Let Me Give Thanks: Day 6, 7, and 8

Day 6 for the 6th of November

On this day I am thankful for my host family and my host community’s hard work during harvest and all the work they put into their crops. I can now appreciate the work of a farmer as every single person in my village is a farmer. I can appreciate the long and exhausting hours they work just to put food on their family’s table. I can appreciate the literal back-breaking labor of carrying heavy sacks of corn a mile down the road to the water powered flour mill. I can appreciate the hours of harvest and the supras (huge feasts) that follow to feed all those hands that helped. I can appreciate the fact that the food in front of me at dinner all came from our garden and our fields. I can truly appreciate that the people three feet away from me were the ones who made my food possible by planting seeds, caring for them throughout the season, harvesting, and preparing my food.

Day 7 for the 7th of November

On this day I want to give thanks to host family in Kakheti. My host family in Kakheti- I appreciate and I am thankful for them being my first host family in Georgia. They opened their arms and embraced me right away as one of their family members. They cared for me and even though my language skills were not strong in the beginning, they constantly loved me and laughed with me along the way. They welcome me back with open arms whenever I visit and I really appreciate it. Vano – you are so kind, so smart, and my best friend here in Georgia. I couldn’t ask for a better first host brother as you took the time to explain Georgia to me and your perspectives.

Day 8 for the 8th of November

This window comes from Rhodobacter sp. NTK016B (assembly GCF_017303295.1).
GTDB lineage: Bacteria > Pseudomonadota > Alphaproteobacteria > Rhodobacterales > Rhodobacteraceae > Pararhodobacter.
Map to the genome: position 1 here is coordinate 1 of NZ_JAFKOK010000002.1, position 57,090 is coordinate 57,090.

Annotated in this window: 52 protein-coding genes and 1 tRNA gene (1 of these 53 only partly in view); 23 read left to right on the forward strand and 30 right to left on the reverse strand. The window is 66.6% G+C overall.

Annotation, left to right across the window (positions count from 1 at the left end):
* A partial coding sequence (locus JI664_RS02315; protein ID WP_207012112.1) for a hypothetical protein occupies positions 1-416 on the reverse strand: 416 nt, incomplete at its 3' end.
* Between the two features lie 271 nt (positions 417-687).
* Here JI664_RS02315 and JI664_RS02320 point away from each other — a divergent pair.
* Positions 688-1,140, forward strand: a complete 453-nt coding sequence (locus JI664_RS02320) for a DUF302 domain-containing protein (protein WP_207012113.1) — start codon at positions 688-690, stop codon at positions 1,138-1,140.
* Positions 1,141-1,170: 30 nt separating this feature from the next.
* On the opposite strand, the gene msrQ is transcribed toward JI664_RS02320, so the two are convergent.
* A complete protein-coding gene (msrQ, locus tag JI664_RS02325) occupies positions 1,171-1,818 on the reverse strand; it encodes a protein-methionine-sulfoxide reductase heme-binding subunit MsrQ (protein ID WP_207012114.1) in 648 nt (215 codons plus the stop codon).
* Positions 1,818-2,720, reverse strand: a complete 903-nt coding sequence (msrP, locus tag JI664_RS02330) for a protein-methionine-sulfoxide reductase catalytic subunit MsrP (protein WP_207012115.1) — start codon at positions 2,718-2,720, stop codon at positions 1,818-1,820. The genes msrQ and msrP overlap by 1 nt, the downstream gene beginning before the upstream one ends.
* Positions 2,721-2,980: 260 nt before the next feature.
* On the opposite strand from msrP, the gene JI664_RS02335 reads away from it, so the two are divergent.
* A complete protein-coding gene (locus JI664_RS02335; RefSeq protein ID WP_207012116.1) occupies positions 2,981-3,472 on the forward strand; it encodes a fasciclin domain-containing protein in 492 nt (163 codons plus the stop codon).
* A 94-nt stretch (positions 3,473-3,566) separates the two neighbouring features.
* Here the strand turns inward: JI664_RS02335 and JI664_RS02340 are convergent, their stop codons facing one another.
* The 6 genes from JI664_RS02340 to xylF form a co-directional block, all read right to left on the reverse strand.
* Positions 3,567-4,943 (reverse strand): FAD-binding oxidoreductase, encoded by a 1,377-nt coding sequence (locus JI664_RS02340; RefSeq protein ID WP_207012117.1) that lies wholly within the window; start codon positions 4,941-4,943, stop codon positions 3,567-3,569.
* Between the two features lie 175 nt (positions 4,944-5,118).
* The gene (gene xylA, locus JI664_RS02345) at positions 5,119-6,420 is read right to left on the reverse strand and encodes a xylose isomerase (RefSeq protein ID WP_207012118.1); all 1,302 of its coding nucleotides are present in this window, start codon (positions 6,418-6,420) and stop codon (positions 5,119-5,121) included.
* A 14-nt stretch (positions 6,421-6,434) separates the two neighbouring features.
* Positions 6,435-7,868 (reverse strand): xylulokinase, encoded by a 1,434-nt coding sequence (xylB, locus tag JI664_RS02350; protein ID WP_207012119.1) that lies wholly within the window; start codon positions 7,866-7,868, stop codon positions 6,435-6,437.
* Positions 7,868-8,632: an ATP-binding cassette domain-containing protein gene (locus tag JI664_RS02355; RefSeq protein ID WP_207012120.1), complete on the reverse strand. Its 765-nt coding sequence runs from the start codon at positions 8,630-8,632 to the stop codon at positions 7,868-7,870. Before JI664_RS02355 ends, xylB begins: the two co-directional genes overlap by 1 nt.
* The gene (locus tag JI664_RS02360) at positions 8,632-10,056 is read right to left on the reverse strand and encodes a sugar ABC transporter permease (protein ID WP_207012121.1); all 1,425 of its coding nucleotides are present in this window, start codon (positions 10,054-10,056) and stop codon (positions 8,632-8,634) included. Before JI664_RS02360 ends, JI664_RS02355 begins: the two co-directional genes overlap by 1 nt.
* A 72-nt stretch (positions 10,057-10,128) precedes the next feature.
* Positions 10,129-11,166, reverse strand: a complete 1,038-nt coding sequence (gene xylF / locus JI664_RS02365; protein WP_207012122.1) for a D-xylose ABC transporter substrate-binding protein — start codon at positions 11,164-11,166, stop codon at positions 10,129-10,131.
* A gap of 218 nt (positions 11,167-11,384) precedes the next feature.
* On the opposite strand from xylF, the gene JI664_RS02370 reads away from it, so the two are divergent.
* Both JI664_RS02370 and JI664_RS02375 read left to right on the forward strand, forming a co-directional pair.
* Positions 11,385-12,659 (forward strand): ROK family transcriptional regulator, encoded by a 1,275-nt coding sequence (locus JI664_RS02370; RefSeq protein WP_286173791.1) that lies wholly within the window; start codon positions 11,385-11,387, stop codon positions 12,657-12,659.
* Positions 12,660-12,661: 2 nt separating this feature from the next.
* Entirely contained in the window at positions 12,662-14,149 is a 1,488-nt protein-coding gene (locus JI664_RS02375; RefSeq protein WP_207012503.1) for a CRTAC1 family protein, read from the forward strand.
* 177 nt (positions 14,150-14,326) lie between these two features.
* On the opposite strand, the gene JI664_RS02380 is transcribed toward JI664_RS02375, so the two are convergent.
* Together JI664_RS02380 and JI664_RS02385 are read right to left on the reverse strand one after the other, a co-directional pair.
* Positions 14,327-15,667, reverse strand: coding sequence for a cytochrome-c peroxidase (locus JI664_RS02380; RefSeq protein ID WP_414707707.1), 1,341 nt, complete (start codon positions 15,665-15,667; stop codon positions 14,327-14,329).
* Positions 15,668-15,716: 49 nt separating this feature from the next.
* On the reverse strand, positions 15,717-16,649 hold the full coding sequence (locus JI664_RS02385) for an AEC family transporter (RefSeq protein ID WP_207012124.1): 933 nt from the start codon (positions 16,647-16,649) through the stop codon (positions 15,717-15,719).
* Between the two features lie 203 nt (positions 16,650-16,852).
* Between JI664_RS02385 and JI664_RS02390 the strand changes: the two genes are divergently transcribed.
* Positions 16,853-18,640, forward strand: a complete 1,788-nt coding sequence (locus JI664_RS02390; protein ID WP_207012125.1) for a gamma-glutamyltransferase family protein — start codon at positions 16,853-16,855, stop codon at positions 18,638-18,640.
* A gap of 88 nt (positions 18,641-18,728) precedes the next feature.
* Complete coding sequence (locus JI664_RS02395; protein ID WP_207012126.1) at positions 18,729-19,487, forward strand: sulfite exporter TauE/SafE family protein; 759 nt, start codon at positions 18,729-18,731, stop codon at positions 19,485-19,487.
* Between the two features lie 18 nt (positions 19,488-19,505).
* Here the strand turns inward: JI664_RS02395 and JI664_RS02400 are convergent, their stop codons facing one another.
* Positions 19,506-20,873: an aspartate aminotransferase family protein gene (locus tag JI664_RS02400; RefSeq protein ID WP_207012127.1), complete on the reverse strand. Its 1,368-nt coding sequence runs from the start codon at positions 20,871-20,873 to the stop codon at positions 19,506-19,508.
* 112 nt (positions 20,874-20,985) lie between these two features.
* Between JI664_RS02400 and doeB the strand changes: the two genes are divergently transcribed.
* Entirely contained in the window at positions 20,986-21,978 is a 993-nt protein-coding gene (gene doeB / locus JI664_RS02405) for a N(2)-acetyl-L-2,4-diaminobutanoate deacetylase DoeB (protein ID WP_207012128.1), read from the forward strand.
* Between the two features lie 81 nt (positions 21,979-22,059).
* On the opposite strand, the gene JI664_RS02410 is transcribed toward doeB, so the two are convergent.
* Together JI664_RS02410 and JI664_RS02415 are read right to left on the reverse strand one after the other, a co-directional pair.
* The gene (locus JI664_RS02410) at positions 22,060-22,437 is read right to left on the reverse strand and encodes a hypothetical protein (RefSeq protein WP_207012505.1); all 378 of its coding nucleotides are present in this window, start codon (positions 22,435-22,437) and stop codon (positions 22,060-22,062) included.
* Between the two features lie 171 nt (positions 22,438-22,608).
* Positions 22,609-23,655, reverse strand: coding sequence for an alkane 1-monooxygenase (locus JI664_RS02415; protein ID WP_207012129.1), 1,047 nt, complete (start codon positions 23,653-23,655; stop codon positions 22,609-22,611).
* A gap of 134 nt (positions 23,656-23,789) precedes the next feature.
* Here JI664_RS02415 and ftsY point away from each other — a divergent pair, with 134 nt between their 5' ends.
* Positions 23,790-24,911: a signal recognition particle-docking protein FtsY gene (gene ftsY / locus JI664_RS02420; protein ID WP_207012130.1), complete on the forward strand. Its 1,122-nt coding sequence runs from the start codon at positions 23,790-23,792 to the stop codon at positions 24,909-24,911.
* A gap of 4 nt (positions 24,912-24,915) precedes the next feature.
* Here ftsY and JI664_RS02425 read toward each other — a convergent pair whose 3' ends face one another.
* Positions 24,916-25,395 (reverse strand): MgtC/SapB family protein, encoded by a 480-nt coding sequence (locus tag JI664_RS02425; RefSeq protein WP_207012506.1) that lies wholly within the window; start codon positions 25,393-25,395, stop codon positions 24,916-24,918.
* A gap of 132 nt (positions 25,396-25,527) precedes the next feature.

On this day I want to give thanks to my host family in Chala, where I will reside for the next two years. Throughout Georgia, families have opened their homes and their arms to embrace, live with, and communicate with Americans for the next 2 years. That is a huge commitment when they had no say in who would be their volunteer (besides the mere suggestion of characteristics). As my friend Alex once said: Do you ever look around the dinner table and wonder why you are here? How is it that you and your host family agreed to live together for the next two years when there is neither a shared language nor culture….Words cannot fully express how much I appreciate everything you all do for me. During my site visit (which was only 2 days) I was so ill on the first full day. What an impression I made! They cared for me and made sure I was okay though I spent the whole day with my face in my pillow or my face in the toilet (graphic- I know). When I arrived back to Chala in the end of July to permanently reside in this village, I literally set my bags down and played with my host siblings in the yard. I chased them around the yard and we were laughing so hard. It was home right away. Nona, my host mom, goes out of her way to find new recipes online for me. She finds recipes and translates them when necessary to make food I may like. Since I rarely eat meat here in Georgia she continues to try new dishes that I may like. Sometimes we bake together and a week later she reproduces the dish to surprise me. She goes out of her way to make me more comfortable here. Truly the best host mom I could ever ask for. She is so patient with me and my Georgian language skills. She is so kind. My host family here is truly so patient and caring. They are so supportive of me and understand that I come from another culture. Sometimes I want to be independent and sometimes I want to be surrounded with family. They respect that and yet know I love them tremendously. I truly appreciate them.


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